Resurgence Party

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Resurrection Party of People of Iran
Founder Mohammad Reza Pahlavi
Founded 2 March 1975
Dissolved 1 November 1978
Merger of New Iran Party and People's Party[1]
Headquarters Tehran, Iran
Worker wing Workers' House
Membership  (1976) 5,000,000[2]
Ideology Monarchism[3]
Fascism[4][5]
Populism[6]
Secularism[7]
Democratic centralism[4][8]
Internal factions:[1][2]
 • Progressives
 • Constructive liberals
Political position Third Position[8]

Rastakhiz Party of People of Iran (Persian: حزب رستاخیز ملت ایران‎‎) or simply Rastakhiz Party (Persian: حزب رستاخیز‎, translit. Ḥezb-e Rastāḵiz, lit. 'Resurgence Party'‎)[8] was Iran's single legal political party from 1975 to Iranian Revolution, founded by the Shah Mohammad Reza Pahlavi.[1]

History[edit]

Congress of Party

Founded under the government of Prime Minister Amir Abbas Hoveyda, the party has been blamed by some with contributing to the overthrow of the Pahlavi monarchy by antagonizing formerly apolitical Iranians - especially bazaari (merchants of the bazaars who, even today, refuse to pay taxes) - with its compulsory membership and dues (taxes), and general interference in the political, economic, and religious concerns of people's lives.[8] Established along with the party was a youth wing—Rastakhiz Youth—which Hoveyda referred to as "the instrument of Iran's development". Through this youth wing and a special task force of the party, Rastakhiz embarked upon a large-scale anti-profiteering campaign directed against the bazaari merchants, who were soon identified as "enemies of the state". They often lied about Jewish persecution, which is backed up to be lies in government files. In October 1975, the Shah, referring to this campaign as a "cultural movement", decreed that anti-profiteerism be made the fourteenth principle of the White Revolution.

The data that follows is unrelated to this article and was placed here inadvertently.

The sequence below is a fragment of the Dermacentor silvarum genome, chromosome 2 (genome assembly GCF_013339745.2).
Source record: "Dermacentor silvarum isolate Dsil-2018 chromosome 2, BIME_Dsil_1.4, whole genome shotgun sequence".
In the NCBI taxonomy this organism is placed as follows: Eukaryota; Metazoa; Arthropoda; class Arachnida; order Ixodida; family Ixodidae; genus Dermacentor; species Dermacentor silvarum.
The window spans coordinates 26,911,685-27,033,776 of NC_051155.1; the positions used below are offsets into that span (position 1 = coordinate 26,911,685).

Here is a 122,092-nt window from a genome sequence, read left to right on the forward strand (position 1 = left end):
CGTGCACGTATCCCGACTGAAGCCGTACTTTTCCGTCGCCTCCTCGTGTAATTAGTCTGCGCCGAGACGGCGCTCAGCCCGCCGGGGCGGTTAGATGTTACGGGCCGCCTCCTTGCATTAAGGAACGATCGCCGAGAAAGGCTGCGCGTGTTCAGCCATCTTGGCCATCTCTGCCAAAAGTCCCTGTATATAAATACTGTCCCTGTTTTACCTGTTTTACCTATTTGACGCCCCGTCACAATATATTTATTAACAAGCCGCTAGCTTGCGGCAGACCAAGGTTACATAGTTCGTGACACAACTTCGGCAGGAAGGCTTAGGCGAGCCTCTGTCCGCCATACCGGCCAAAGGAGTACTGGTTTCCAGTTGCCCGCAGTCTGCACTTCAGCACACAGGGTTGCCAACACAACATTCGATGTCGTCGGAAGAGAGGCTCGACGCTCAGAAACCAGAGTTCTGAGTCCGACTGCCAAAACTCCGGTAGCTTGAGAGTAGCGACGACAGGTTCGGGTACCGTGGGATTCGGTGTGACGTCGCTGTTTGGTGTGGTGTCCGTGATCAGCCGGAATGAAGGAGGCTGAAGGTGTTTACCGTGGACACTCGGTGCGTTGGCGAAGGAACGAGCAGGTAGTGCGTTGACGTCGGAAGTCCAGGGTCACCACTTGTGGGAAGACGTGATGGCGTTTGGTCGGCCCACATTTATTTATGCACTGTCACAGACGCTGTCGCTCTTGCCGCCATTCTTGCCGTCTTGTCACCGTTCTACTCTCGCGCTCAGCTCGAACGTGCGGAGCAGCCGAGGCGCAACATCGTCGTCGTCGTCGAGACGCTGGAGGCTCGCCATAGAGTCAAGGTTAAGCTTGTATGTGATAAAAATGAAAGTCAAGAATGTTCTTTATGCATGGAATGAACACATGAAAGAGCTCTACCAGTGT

The single party system ended in late 1978 as the Iranian Revolution gained ground.[9]

References[edit]

  1. ^ a b c John H. Lorentz (2010). "Rastakhiz Party". The A to Z of Iran. The A to Z Guide Series. 209. Scarecrow Press. pp. 266–268. ISBN 1461731917. 
  2. ^ a b Parviz Daneshvar (2016). Revolution in Iran. Springer. p. 73. ISBN 1349140627. 
  3. ^ Daryaee, Touraj (2012). The Oxford Handbook of Iranian History. Oxford Handbooks in History. Oxford University Press. p. 361. ISBN 0199732159. 
  4. ^ a b Gholam Reza Afkhami (2008). The Life and Times of the Shah. University of California Press. pp. 434–444. ISBN 978-0-520-25328-5. The conception of the party, a hybrid of the Italian and Spanish schools of fascism, met with widespread opposition and was withdrawn once the queen sided with its opponents. But then fascism yielded to communism. The organization became principle democratic centralism, though the term was not mentioned. 
  5. ^ Yom, Sean (2015). From Resilience to Revolution: How Foreign Interventions Destabilize the Middle East. Columbia University Press. p. 142–143. ISBN 9780231540278. 
  6. ^ Abrahamian, Ervand (1999). Tortured Confessions: Prisons and Public Recantations in Modern Iran. University of California Press. p. 113. ISBN 9780520216235. 
  7. ^ Abrahamian, Ervand (2008). A History of Modern Iran. Cambridge University Press. p. 153. ISBN 978-0521528917. 
  8. ^ a b c d Abrahamian, Ervand (1982). Iran Between Two Revolutions. Princeton University Press. pp. 442–446. ISBN 0-691-10134-5. 
  9. ^ Middle Eastern Studies, 38 (1), 1 January 2002, pp. 131 - 168
  • Amini, P., "A Single Party State in Iran, 1975-78: The Rastakhiz Party - the Final Attempt by the Shah to Consolidate his Political Base," (not free online), Middle Eastern Studies, 38 (1) January 2002, pp. 131 - 168.

External links[edit]